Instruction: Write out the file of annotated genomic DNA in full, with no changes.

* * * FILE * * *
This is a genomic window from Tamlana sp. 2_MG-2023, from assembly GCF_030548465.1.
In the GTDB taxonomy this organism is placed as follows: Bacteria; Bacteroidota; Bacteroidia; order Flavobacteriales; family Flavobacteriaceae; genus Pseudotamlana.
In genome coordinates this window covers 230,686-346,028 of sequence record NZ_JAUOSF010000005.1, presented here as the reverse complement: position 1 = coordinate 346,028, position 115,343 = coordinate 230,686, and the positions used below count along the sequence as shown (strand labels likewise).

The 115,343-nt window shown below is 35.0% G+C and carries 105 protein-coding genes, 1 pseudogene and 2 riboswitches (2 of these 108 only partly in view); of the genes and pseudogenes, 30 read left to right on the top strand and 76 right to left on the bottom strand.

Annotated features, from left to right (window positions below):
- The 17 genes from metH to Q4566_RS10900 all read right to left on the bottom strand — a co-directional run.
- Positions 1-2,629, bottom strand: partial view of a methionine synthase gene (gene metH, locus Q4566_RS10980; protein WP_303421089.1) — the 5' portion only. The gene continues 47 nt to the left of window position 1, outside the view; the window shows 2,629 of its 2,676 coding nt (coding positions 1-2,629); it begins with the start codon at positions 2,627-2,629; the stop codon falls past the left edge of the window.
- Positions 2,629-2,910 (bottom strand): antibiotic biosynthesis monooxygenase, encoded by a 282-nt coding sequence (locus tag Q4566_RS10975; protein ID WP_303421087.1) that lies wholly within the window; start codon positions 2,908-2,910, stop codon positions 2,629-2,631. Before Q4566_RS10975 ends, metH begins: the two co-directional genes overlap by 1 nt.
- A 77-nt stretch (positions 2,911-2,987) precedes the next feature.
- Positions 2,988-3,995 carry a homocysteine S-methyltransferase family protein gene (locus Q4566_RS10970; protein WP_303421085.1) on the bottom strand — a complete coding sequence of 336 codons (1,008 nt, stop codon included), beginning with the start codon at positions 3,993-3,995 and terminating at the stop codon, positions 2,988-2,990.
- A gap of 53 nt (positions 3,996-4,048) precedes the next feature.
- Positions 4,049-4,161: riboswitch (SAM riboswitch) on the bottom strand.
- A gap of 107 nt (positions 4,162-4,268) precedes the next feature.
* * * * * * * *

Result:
This is a genomic window from Tamlana sp. 2_MG-2023, from assembly GCF_030548465.1.
In the GTDB taxonomy this organism is placed as follows: Bacteria; Bacteroidota; Bacteroidia; order Flavobacteriales; family Flavobacteriaceae; genus Pseudotamlana.
In genome coordinates this window covers 230,686-346,028 of sequence record NZ_JAUOSF010000005.1, presented here as the reverse complement: position 1 = coordinate 346,028, position 115,343 = coordinate 230,686, and the positions used below count along the sequence as shown (strand labels likewise).

The 115,343-nt window shown below is 35.0% G+C and carries 105 protein-coding genes, 1 pseudogene and 2 riboswitches (2 of these 108 only partly in view); of the genes and pseudogenes, 30 read left to right on the top strand and 76 right to left on the bottom strand.

Annotated features, from left to right (window positions below):
- The 17 genes from metH to Q4566_RS10900 all read right to left on the bottom strand — a co-directional run.
- Positions 1-2,629, bottom strand: partial view of a methionine synthase gene (gene metH, locus Q4566_RS10980; protein WP_303421089.1) — the 5' portion only. The gene continues 47 nt to the left of window position 1, outside the view; the window shows 2,629 of its 2,676 coding nt (coding positions 1-2,629); it begins with the start codon at positions 2,627-2,629; the stop codon falls past the left edge of the window.
- Positions 2,629-2,910 (bottom strand): antibiotic biosynthesis monooxygenase, encoded by a 282-nt coding sequence (locus tag Q4566_RS10975; protein ID WP_303421087.1) that lies wholly within the window; start codon positions 2,908-2,910, stop codon positions 2,629-2,631. Before Q4566_RS10975 ends, metH begins: the two co-directional genes overlap by 1 nt.
- A 77-nt stretch (positions 2,911-2,987) precedes the next feature.
- Positions 2,988-3,995 carry a homocysteine S-methyltransferase family protein gene (locus Q4566_RS10970; protein WP_303421085.1) on the bottom strand — a complete coding sequence of 336 codons (1,008 nt, stop codon included), beginning with the start codon at positions 3,993-3,995 and terminating at the stop codon, positions 2,988-2,990.
- A gap of 53 nt (positions 3,996-4,048) precedes the next feature.
- Positions 4,049-4,161: riboswitch (SAM riboswitch) on the bottom strand.
- A gap of 107 nt (positions 4,162-4,268) precedes the next feature.